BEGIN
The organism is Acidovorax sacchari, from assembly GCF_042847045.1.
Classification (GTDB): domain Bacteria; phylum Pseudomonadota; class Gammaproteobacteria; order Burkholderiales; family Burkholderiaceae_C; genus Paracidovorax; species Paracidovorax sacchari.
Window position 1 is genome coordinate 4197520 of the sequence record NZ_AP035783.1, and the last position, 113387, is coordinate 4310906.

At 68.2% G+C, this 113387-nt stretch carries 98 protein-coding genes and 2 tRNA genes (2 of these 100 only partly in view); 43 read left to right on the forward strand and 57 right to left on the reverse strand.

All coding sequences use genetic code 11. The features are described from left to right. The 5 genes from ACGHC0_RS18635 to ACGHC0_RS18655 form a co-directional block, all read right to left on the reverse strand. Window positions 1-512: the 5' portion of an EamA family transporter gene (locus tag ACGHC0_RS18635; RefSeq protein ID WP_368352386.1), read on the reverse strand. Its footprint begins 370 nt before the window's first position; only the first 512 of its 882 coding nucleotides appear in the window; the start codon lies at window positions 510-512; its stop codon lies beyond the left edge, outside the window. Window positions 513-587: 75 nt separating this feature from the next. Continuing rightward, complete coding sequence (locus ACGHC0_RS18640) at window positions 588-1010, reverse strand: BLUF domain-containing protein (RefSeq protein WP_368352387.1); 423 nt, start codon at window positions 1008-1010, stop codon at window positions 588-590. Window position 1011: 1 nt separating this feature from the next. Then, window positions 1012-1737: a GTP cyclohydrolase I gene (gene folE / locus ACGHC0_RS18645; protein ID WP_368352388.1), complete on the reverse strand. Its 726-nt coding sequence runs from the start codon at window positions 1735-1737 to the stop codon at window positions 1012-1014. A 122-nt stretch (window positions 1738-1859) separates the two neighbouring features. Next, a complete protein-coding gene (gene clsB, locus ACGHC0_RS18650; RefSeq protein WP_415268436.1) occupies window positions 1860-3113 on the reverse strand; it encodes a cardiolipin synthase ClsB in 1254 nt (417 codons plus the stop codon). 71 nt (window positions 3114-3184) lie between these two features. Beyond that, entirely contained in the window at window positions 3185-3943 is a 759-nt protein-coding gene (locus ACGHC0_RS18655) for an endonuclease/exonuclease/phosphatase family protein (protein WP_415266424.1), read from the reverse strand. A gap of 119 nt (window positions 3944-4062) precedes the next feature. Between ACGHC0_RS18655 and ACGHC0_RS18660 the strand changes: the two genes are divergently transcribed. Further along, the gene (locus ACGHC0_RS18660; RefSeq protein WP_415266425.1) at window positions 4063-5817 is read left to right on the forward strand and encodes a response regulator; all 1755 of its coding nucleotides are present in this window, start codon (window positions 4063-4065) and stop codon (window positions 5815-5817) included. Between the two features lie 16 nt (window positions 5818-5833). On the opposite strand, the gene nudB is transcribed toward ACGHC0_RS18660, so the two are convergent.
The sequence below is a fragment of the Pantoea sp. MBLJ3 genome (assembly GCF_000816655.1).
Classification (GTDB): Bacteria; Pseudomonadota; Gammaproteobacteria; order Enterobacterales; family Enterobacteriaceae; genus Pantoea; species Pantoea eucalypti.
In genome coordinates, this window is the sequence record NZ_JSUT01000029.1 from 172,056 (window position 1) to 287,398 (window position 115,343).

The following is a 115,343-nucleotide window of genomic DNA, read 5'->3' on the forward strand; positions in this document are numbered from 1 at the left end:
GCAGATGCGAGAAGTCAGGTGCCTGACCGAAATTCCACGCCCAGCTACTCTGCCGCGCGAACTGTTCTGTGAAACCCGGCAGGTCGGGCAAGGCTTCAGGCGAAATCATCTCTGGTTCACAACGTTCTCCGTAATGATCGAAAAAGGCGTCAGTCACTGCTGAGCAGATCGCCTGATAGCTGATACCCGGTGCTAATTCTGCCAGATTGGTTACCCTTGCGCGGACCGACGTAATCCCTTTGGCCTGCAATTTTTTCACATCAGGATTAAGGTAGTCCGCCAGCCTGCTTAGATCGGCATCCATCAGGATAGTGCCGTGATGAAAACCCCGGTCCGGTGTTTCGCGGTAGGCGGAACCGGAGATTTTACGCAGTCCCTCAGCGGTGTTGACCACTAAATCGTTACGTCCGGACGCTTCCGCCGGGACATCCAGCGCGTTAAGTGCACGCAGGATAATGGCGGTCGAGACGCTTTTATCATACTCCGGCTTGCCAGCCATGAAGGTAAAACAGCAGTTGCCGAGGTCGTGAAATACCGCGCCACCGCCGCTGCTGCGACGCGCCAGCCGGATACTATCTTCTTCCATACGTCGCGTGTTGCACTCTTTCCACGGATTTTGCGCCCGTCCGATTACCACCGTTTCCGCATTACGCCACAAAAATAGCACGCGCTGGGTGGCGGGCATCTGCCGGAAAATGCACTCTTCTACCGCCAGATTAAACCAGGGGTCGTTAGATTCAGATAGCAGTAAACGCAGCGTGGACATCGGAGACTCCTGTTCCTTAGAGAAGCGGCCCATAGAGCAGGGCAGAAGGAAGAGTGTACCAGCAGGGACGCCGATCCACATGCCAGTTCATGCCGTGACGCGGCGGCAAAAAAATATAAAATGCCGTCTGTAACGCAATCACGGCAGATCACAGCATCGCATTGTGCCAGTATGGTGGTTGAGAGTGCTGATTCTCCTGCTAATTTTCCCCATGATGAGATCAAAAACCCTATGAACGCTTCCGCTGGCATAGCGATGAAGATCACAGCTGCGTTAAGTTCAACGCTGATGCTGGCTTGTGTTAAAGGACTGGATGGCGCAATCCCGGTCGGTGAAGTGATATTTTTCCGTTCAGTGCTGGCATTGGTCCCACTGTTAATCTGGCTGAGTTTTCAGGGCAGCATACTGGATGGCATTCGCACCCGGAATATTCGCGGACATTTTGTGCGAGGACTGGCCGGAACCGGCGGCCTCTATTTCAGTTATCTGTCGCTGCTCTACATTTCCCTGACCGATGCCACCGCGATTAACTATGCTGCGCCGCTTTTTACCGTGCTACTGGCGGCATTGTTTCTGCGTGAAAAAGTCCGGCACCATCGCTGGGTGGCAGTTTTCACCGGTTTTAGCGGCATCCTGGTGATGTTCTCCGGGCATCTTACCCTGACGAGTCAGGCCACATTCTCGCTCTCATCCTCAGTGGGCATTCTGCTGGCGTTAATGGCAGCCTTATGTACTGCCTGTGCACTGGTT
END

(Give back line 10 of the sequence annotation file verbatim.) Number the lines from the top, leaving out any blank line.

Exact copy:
GCAGATGCGAGAAGTCAGGTGCCTGACCGAAATTCCACGCCCAGCTACTCTGCCGCGCGAACTGTTCTGTGAAACCCGGCAGGTCGGGCAAGGCTTCAGGCGAAATCATCTCTGGTTCACAACGTTCTCCGTAATGATCGAAAAAGGCGTCAGTCACTGCTGAGCAGATCGCCTGATAGCTGATACCCGGTGCTAATTCTGCCAGATTGGTTACCCTTGCGCGGACCGACGTAATCCCTTTGGCCTGCAATTTTTTCACATCAGGATTAAGGTAGTCCGCCAGCCTGCTTAGATCGGCATCCATCAGGATAGTGCCGTGATGAAAACCCCGGTCCGGTGTTTCGCGGTAGGCGGAACCGGAGATTTTACGCAGTCCCTCAGCGGTGTTGACCACTAAATCGTTACGTCCGGACGCTTCCGCCGGGACATCCAGCGCGTTAAGTGCACGCAGGATAATGGCGGTCGAGACGCTTTTATCATACTCCGGCTTGCCAGCCATGAAGGTAAAACAGCAGTTGCCGAGGTCGTGAAATACCGCGCCACCGCCGCTGCTGCGACGCGCCAGCCGGATACTATCTTCTTCCATACGTCGCGTGTTGCACTCTTTCCACGGATTTTGCGCCCGTCCGATTACCACCGTTTCCGCATTACGCCACAAAAATAGCACGCGCTGGGTGGCGGGCATCTGCCGGAAAATGCACTCTTCTACCGCCAGATTAAACCAGGGGTCGTTAGATTCAGATAGCAGTAAACGCAGCGTGGACATCGGAGACTCCTGTTCCTTAGAGAAGCGGCCCATAGAGCAGGGCAGAAGGAAGAGTGTACCAGCAGGGACGCCGATCCACATGCCAGTTCATGCCGTGACGCGGCGGCAAAAAAATATAAAATGCCGTCTGTAACGCAATCACGGCAGATCACAGCATCGCATTGTGCCAGTATGGTGGTTGAGAGTGCTGATTCTCCTGCTAATTTTCCCCATGATGAGATCAAAAACCCTATGAACGCTTCCGCTGGCATAGCGATGAAGATCACAGCTGCGTTAAGTTCAACGCTGATGCTGGCTTGTGTTAAAGGACTGGATGGCGCAATCCCGGTCGGTGAAGTGATATTTTTCCGTTCAGTGCTGGCATTGGTCCCACTGTTAATCTGGCTGAGTTTTCAGGGCAGCATACTGGATGGCATTCGCACCCGGAATATTCGCGGACATTTTGTGCGAGGACTGGCCGGAACCGGCGGCCTCTATTTCAGTTATCTGTCGCTGCTCTACATTTCCCTGACCGATGCCACCGCGATTAACTATGCTGCGCCGCTTTTTACCGTGCTACTGGCGGCATTGTTTCTGCGTGAAAAAGTCCGGCACCATCGCTGGGTGGCAGTTTTCACCGGTTTTAGCGGCATCCTGGTGATGTTCTCCGGGCATCTTACCCTGACGAGTCAGGCCACATTCTCGCTCTCATCCTCAGTGGGCATTCTGCTGGCGTTAATGGCAGCCTTATGTACTGCCTGTGCACTGGTT